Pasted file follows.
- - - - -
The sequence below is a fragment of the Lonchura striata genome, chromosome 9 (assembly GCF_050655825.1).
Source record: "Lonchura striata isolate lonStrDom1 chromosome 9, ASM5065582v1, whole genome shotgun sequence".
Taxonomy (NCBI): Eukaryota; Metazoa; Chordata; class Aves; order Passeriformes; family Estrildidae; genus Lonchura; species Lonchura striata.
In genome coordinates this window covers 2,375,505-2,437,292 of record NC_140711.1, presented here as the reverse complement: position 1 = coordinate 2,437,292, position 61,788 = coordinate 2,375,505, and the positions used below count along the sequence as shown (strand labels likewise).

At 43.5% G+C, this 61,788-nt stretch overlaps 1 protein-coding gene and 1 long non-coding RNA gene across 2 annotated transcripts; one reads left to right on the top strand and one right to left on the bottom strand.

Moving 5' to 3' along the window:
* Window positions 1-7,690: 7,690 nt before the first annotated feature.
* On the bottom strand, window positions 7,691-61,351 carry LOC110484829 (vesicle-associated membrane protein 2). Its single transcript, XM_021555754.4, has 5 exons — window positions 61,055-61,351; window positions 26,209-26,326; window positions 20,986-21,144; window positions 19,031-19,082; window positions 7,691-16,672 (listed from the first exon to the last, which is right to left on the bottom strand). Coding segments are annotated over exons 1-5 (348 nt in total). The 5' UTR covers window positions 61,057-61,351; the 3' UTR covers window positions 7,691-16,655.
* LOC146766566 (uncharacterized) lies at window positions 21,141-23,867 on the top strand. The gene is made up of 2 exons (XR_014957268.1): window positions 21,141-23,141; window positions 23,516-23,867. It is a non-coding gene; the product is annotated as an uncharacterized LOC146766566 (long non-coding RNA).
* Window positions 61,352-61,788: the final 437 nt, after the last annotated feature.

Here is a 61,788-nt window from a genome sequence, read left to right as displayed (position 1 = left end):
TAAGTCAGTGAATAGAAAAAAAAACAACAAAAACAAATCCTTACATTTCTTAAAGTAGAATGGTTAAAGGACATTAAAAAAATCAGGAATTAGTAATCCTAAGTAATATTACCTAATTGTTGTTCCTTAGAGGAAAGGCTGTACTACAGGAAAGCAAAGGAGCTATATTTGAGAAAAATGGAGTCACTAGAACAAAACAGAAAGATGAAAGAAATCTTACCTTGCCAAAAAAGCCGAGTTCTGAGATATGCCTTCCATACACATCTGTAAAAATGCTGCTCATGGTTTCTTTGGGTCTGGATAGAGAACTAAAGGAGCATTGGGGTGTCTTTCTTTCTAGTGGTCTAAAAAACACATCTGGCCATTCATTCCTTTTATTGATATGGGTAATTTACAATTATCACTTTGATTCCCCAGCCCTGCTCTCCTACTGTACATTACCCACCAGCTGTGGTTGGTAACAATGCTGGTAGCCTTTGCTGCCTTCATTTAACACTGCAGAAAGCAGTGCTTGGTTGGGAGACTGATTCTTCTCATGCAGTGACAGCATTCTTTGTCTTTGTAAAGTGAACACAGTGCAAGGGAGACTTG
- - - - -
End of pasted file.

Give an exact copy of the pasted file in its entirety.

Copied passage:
The sequence below is a fragment of the Lonchura striata genome, chromosome 9 (assembly GCF_050655825.1).
Source record: "Lonchura striata isolate lonStrDom1 chromosome 9, ASM5065582v1, whole genome shotgun sequence".
Taxonomy (NCBI): Eukaryota; Metazoa; Chordata; class Aves; order Passeriformes; family Estrildidae; genus Lonchura; species Lonchura striata.
In genome coordinates this window covers 2,375,505-2,437,292 of record NC_140711.1, presented here as the reverse complement: position 1 = coordinate 2,437,292, position 61,788 = coordinate 2,375,505, and the positions used below count along the sequence as shown (strand labels likewise).

At 43.5% G+C, this 61,788-nt stretch overlaps 1 protein-coding gene and 1 long non-coding RNA gene across 2 annotated transcripts; one reads left to right on the top strand and one right to left on the bottom strand.

Moving 5' to 3' along the window:
* Window positions 1-7,690: 7,690 nt before the first annotated feature.
* On the bottom strand, window positions 7,691-61,351 carry LOC110484829 (vesicle-associated membrane protein 2). Its single transcript, XM_021555754.4, has 5 exons — window positions 61,055-61,351; window positions 26,209-26,326; window positions 20,986-21,144; window positions 19,031-19,082; window positions 7,691-16,672 (listed from the first exon to the last, which is right to left on the bottom strand). Coding segments are annotated over exons 1-5 (348 nt in total). The 5' UTR covers window positions 61,057-61,351; the 3' UTR covers window positions 7,691-16,655.
* LOC146766566 (uncharacterized) lies at window positions 21,141-23,867 on the top strand. The gene is made up of 2 exons (XR_014957268.1): window positions 21,141-23,141; window positions 23,516-23,867. It is a non-coding gene; the product is annotated as an uncharacterized LOC146766566 (long non-coding RNA).
* Window positions 61,352-61,788: the final 437 nt, after the last annotated feature.

Here is a 61,788-nt window from a genome sequence, read left to right as displayed (position 1 = left end):
TAAGTCAGTGAATAGAAAAAAAAACAACAAAAACAAATCCTTACATTTCTTAAAGTAGAATGGTTAAAGGACATTAAAAAAATCAGGAATTAGTAATCCTAAGTAATATTACCTAATTGTTGTTCCTTAGAGGAAAGGCTGTACTACAGGAAAGCAAAGGAGCTATATTTGAGAAAAATGGAGTCACTAGAACAAAACAGAAAGATGAAAGAAATCTTACCTTGCCAAAAAAGCCGAGTTCTGAGATATGCCTTCCATACACATCTGTAAAAATGCTGCTCATGGTTTCTTTGGGTCTGGATAGAGAACTAAAGGAGCATTGGGGTGTCTTTCTTTCTAGTGGTCTAAAAAACACATCTGGCCATTCATTCCTTTTATTGATATGGGTAATTTACAATTATCACTTTGATTCCCCAGCCCTGCTCTCCTACTGTACATTACCCACCAGCTGTGGTTGGTAACAATGCTGGTAGCCTTTGCTGCCTTCATTTAACACTGCAGAAAGCAGTGCTTGGTTGGGAGACTGATTCTTCTCATGCAGTGACAGCATTCTTTGTCTTTGTAAAGTGAACACAGTGCAAGGGAGACTTG